A short history of bitcoin prices
The very first bitcoin transaction took place on January 12, 2009, between creator Satoshi Nakamoto and developer Hal Finney. On October 5, online publication New Liberty Standard pegged the bitcoin exchange rate at 1 USD = 1,309.03 BTC — a calculation based on the cost of electricity for a computer to create bitcoins. July 2010 brought the founding of Mt. Gox, a bitcoin exchange that would eventually grow into the largest player in the market. We’ll start our bitcoin price history in 2011, using figures from CoinDesk’s price index.
2011: A false start for bitcoin
Early in the year, one bitcoin finally became worth as much as one US dollar. In just a few months, the price of bitcoin shot past the $10 mark.
However, on June 19, Mt. Gox was hacked, causing customers to lose more than 4,000 BTC. Bitcoin’s value hovered around $30 for several days and began a slow descent to around $4 by the end of the year.
2012: Bitcoin rises steadily
Bitcoin experienced a recovery in 2012. The cryptocurrency didn’t hit the same heights that it did the previous year, but it climbed back into the double digits by the end of the year. June saw the founding of Coinbase, which is one of the largest bitcoin platforms today. In November, the publishing tool WordPress began accepting bitcoin as payment.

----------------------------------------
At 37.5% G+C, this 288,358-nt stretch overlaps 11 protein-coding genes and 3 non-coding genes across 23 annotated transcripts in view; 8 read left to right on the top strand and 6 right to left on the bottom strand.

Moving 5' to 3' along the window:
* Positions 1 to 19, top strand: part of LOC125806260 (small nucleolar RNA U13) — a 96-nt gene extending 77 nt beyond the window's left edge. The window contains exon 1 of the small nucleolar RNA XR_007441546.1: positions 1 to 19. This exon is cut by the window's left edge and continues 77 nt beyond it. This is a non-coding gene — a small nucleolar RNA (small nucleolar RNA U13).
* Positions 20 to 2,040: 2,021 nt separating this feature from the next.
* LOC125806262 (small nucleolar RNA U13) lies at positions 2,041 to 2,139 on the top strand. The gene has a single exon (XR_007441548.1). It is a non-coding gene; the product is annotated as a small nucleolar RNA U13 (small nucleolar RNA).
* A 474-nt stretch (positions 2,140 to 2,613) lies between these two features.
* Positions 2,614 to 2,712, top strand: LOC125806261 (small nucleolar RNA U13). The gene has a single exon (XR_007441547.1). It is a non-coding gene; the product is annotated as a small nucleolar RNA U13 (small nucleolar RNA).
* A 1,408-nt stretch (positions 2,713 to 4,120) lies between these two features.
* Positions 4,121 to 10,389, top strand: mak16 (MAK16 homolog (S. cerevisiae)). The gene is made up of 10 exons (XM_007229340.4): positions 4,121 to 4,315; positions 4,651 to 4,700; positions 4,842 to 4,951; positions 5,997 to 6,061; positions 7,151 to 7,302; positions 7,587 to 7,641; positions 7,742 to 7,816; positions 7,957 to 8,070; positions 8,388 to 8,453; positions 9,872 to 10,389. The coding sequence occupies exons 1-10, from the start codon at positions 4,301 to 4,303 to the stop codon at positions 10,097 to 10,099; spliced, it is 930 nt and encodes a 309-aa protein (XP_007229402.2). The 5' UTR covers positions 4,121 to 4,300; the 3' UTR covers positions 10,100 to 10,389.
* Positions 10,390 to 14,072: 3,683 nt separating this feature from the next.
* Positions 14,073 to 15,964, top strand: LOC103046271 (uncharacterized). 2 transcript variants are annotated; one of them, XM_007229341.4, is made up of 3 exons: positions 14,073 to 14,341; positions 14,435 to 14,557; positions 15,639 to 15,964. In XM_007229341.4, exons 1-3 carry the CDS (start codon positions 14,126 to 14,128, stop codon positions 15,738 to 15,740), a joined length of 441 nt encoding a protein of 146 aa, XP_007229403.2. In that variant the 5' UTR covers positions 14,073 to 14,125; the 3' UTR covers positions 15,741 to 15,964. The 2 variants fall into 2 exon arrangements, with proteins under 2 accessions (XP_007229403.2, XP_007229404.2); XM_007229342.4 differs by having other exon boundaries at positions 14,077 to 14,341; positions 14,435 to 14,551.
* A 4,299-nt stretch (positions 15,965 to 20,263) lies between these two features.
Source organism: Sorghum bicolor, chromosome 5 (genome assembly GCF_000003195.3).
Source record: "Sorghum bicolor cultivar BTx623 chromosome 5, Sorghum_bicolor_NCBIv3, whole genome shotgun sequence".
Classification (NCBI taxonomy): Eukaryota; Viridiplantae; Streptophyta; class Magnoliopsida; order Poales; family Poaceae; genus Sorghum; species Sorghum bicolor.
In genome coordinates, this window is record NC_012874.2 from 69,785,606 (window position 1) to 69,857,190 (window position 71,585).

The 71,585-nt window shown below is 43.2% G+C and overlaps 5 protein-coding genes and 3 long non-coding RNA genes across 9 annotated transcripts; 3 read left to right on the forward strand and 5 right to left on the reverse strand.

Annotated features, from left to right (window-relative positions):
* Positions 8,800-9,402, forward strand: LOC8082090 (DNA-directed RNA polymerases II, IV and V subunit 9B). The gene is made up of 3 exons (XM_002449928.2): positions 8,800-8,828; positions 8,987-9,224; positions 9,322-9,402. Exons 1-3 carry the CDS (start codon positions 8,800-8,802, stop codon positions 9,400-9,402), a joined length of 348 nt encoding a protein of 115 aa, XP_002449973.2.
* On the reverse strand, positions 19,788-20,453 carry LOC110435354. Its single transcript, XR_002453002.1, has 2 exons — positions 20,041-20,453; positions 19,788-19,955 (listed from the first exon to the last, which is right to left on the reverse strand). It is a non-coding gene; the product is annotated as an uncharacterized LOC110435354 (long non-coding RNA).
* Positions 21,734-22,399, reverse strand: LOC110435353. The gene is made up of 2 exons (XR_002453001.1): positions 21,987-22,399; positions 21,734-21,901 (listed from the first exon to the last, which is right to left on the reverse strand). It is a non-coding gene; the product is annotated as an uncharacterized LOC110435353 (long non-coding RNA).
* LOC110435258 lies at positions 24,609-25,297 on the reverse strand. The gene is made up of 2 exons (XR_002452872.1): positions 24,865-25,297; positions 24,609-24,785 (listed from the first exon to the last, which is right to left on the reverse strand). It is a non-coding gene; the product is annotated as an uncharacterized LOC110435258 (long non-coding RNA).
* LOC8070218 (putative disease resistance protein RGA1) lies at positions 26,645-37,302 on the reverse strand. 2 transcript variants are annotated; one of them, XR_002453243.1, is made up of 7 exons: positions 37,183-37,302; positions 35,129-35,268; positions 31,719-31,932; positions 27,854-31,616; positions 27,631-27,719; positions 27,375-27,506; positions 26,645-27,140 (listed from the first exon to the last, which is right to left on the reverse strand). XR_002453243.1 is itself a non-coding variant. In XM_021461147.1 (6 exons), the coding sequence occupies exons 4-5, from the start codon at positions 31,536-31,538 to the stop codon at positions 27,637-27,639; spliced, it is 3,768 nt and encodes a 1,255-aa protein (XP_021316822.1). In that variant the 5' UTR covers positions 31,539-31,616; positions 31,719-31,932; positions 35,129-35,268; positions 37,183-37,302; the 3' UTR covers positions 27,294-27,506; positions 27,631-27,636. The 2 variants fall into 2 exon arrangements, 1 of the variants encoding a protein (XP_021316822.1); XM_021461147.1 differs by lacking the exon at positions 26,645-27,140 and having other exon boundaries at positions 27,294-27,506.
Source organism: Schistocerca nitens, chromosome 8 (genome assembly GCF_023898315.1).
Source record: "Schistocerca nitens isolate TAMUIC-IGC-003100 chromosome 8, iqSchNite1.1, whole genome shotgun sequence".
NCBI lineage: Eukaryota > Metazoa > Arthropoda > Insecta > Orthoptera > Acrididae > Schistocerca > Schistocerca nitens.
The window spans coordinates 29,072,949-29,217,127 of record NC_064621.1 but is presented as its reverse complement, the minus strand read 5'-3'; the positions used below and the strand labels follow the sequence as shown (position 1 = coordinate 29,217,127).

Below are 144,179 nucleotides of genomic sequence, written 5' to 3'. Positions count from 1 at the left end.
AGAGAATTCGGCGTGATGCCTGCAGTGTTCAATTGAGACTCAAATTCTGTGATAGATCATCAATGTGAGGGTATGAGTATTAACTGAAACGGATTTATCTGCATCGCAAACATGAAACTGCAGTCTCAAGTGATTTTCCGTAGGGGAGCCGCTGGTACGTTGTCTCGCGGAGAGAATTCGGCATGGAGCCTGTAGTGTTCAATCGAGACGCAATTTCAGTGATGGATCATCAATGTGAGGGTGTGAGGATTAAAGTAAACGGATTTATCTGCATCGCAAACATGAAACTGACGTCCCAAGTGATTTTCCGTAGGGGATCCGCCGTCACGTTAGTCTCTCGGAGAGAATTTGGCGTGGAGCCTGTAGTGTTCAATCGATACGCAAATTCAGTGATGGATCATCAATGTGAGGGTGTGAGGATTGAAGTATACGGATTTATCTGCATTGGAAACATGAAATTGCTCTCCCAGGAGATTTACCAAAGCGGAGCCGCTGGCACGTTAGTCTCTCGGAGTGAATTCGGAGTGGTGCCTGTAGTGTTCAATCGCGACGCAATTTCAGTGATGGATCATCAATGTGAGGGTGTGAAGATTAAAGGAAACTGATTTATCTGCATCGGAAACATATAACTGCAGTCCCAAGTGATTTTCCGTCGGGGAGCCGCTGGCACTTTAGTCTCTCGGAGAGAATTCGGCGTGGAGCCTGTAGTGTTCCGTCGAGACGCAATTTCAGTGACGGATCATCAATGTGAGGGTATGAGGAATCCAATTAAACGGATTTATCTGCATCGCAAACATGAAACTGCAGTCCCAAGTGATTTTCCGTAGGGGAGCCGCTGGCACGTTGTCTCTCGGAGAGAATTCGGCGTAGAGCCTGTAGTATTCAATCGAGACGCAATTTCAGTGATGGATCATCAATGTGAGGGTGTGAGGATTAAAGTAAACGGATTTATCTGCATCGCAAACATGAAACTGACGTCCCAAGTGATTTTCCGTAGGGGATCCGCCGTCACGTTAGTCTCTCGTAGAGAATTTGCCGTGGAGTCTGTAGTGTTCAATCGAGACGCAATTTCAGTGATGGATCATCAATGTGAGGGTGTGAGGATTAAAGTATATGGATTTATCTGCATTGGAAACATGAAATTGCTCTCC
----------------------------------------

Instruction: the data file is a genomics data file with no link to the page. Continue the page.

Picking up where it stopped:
2013: Bitcoin shoots into the stratosphere
In February, bitcoin surpassed its previous all-time high and then abandoned the $30 range as it continued growing in value. At the same time, Mt. Gox was failing as bitcoin transactions overwhelmed its servers. Ross Ulbricht, the founder of dark web marketplace Silk Road (where bitcoin is used frequently), was arrested by the FBI on October 1. In the same month, bitcoin broke the $200 mark, and then it shot past $1,000 within a month. Chinese investment in bitcoin pushed the price of the cryptocurrency even higher. But, the largest ever theft of bitcoins occurred in December: 96,000 BTC from Sheep Marketplace. What’s worse, China banned its financial institutions from processing bitcoin transactions.
2014: A rough year
Bitcoin’s price euphoria came to an abrupt end, and the cryptocurrency steadily lost value over a year. Mt. Gox finally shuttered its doors. However, Microsoft and PayPal-owned Braintree started accepting bitcoin as payment.